W: With me is Professor Sergei Kopeikin from the Department of Physics and Astronomy. And Dr. Kopeikin is studying cosmology. He is an astrophysicist. He is well known for his work in general relativity and the theory of gravity. And Dr. Kopeikin has kindly agreed to answer some of my questions here.
So, Sergei, when I was preparing some questions, things I wanted to know about the field and about you, actually, I let my mind drift back when I started astronomy and I was thinking that back then cosmology was just a fledgling science. There was some work out there but it was not a serious field of study, perhaps, only a few people partook of it. Now of course some major discoveries have been made in cosmology. So I was wondering if you cast your mind back to when you started studying over the past 40 years, what are the discoveries that have excited you most or have surprised you most? Or maybe just one?
S: Well, my decision to start studying astrophysics and cosmology in particular was based on the impression I got from being a student at Moscow State University, which included such people like Lev Landau, Yakov Zel’dovich and Vitaly Ginzburg, two of them actually got the Nobel Prize and Zel’dovich was, or is, considered as the father of modern cosmology. Discovery of cosmic microwave background radiation was definitely well known at that time and it stimulated great development of cosmology about 40-50 years ago. At the same time Kip Thorne as American scientist was very much interested in ideas, which were proposed by Zel’dovich so Kip Thorne used to go to Moscow University particularly to our group to discuss these ideas with Zel’dovich. So I got acquainted and became a friend with Kip Thorne already and all that impressed me very much. And this is why I’m doing cosmology so far.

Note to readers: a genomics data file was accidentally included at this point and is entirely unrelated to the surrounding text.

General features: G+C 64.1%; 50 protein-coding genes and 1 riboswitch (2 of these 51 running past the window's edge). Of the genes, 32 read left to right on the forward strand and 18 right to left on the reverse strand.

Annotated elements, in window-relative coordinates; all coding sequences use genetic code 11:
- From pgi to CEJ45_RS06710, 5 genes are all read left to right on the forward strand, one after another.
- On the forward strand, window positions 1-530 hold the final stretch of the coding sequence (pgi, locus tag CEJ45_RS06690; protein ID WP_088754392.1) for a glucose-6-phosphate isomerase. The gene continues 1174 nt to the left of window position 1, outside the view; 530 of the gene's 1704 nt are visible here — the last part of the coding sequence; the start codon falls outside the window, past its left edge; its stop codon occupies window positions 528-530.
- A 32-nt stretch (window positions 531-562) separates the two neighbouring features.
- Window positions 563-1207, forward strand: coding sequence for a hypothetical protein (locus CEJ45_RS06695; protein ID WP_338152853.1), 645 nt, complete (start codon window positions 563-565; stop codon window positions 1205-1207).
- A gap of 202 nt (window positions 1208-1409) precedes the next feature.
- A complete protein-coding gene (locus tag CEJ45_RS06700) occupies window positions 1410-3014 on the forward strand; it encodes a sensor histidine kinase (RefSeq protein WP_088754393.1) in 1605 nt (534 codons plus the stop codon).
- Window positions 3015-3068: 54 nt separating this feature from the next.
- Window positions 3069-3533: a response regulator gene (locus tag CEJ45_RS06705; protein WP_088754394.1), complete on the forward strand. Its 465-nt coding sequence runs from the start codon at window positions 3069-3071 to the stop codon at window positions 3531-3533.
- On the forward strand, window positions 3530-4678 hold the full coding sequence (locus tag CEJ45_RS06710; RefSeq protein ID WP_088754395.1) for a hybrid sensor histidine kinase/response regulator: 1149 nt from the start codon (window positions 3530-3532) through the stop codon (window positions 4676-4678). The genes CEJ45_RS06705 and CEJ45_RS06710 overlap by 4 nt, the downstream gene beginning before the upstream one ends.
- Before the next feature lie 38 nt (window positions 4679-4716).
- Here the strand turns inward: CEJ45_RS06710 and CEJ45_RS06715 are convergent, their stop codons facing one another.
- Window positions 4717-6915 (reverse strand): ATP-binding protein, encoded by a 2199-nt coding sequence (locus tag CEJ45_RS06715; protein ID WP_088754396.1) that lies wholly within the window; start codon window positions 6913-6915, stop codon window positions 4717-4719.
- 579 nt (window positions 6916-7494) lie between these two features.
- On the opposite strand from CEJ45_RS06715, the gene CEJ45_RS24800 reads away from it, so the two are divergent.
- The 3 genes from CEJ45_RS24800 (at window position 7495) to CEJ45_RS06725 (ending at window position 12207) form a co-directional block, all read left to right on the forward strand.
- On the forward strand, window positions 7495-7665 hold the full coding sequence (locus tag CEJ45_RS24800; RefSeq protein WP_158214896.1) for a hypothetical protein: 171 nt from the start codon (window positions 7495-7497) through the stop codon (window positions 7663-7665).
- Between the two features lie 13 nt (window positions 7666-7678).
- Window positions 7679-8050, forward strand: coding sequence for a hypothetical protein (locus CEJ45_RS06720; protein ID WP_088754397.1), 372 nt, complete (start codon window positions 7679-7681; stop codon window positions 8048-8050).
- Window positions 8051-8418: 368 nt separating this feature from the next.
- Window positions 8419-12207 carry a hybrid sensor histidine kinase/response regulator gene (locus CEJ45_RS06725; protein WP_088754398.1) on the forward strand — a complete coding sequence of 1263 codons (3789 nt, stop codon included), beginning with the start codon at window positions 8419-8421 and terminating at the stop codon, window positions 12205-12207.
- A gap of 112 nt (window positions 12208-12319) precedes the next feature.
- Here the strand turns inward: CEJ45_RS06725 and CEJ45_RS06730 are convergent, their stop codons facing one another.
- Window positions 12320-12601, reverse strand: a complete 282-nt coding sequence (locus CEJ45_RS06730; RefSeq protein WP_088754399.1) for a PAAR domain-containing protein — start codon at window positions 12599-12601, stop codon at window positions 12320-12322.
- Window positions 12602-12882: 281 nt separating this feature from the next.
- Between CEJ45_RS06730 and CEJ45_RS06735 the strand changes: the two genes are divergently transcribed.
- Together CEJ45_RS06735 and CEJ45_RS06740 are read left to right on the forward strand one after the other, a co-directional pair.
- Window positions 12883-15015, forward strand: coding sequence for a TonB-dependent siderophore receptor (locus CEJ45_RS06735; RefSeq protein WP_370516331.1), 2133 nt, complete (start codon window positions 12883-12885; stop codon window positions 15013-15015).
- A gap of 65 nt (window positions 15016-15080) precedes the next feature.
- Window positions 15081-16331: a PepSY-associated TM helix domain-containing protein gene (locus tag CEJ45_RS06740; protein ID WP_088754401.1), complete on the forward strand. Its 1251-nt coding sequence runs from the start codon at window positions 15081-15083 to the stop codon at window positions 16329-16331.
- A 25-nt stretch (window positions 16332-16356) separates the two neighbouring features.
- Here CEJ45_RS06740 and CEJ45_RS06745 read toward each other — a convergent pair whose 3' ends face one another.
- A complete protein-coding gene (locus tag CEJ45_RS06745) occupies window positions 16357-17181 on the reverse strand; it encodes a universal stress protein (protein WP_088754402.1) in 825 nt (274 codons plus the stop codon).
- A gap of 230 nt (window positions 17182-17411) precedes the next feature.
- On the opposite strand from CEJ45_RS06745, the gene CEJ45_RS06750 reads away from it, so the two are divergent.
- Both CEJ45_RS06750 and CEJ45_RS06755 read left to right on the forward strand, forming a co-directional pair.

W: Is there anything in particular since you, after you graduated, any particular discovery that shook your outlook so to speak?
S: Yeah, one discovery that particularly affected my next career and this was the discovery of binary pulsar by Hulse and Taylor in 1974. In 1979 they detected what we call emission of gravitational waves. But that detection was not quite direct. It was indirect detection of gravitational wave. Gravitational waves take away energy and then get momentum from the binary system and because of the orbital period of the binary system is decreasing. And this is what Hulse and Taylor were able to observe. And the decrease in the orbital period of the binary pulsar was with very high accuracy equal to the prediction made on the basis of the general theory of relativity.